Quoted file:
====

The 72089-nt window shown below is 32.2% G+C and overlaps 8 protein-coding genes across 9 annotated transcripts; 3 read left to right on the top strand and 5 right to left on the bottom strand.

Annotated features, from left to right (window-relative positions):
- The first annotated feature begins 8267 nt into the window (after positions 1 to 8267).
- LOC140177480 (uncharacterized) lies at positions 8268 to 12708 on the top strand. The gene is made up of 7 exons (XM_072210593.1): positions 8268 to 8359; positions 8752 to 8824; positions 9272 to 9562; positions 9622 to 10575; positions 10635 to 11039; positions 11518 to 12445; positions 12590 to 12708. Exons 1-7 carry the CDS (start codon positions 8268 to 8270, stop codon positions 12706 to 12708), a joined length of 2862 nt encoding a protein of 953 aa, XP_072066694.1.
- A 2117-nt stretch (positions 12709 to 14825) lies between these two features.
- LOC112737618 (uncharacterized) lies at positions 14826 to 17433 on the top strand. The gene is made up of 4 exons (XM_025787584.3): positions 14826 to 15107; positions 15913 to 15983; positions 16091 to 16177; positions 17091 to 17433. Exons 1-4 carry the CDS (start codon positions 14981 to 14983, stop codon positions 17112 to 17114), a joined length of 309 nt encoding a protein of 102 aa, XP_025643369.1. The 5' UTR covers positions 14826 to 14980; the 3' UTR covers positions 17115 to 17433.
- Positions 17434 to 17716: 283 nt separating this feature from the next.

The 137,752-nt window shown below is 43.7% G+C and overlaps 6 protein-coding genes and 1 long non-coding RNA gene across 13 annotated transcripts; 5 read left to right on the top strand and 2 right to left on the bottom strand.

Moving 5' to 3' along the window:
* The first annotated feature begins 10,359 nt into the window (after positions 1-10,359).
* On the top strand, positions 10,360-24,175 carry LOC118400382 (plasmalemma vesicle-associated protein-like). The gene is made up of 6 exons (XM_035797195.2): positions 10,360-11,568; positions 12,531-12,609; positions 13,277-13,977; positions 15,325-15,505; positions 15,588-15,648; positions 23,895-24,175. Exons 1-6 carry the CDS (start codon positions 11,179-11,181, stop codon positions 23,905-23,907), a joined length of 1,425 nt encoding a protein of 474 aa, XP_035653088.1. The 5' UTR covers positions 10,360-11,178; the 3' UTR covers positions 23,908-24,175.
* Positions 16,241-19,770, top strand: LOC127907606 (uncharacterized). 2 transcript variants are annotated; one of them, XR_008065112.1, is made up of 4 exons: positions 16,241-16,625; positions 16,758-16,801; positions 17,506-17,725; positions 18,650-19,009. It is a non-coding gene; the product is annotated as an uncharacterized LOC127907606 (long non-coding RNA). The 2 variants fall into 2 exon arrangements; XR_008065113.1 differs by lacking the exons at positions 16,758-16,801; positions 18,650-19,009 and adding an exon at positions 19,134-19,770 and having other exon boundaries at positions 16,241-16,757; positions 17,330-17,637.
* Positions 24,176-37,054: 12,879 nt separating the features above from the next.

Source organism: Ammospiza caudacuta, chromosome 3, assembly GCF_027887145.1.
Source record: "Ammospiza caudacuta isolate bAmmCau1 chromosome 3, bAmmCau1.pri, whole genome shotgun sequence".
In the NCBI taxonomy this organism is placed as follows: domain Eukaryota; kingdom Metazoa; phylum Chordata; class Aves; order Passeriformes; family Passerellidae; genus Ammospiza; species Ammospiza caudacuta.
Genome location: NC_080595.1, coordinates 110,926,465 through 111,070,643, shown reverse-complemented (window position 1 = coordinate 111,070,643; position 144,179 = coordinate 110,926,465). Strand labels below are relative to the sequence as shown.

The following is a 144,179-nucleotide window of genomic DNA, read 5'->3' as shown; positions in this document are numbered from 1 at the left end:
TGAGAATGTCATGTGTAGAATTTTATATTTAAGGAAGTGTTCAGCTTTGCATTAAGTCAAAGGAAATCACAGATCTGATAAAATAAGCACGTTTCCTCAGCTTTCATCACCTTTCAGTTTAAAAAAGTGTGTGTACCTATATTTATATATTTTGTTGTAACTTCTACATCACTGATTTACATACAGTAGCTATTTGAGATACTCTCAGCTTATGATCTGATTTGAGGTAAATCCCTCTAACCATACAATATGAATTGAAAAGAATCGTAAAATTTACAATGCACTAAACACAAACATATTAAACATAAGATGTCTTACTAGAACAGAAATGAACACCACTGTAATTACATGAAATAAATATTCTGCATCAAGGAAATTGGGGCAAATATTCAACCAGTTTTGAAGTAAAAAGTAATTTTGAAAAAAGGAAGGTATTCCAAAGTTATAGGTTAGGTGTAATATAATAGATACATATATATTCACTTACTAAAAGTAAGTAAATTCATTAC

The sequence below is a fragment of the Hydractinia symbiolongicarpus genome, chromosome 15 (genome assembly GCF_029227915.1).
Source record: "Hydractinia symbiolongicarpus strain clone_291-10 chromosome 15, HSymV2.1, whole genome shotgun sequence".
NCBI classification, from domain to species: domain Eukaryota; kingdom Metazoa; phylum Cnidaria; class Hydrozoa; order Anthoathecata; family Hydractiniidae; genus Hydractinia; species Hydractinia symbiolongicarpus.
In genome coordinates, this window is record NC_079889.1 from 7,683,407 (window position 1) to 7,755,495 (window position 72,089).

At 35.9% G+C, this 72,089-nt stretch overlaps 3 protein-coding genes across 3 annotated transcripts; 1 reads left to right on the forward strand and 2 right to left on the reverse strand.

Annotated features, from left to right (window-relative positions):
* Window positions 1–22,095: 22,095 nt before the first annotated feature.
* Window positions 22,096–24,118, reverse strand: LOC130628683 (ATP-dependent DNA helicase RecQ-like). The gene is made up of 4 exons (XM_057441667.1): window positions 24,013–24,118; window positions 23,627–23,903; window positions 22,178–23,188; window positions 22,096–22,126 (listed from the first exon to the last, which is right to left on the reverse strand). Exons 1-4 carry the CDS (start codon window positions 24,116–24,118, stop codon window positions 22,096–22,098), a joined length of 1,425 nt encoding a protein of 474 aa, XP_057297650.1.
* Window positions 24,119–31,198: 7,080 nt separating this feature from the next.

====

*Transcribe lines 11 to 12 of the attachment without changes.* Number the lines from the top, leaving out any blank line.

* On the top strand, positions 10,360-24,175 carry LOC118400382 (plasmalemma vesicle-associated protein-like). The gene is made up of 6 exons (XM_035797195.2): positions 10,360-11,568; positions 12,531-12,609; positions 13,277-13,977; positions 15,325-15,505; positions 15,588-15,648; positions 23,895-24,175. Exons 1-6 carry the CDS (start codon positions 11,179-11,181, stop codon positions 23,905-23,907), a joined length of 1,425 nt encoding a protein of 474 aa, XP_035653088.1. The 5' UTR covers positions 10,360-11,178; the 3' UTR covers positions 23,908-24,175.
* Positions 16,241-19,770, top strand: LOC127907606 (uncharacterized). 2 transcript variants are annotated; one of them, XR_008065112.1, is made up of 4 exons: positions 16,241-16,625; positions 16,758-16,801; positions 17,506-17,725; positions 18,650-19,009. It is a non-coding gene; the product is annotated as an uncharacterized LOC127907606 (long non-coding RNA). The 2 variants fall into 2 exon arrangements; XR_008065113.1 differs by lacking the exons at positions 16,758-16,801; positions 18,650-19,009 and adding an exon at positions 19,134-19,770 and having other exon boundaries at positions 16,241-16,757; positions 17,330-17,637.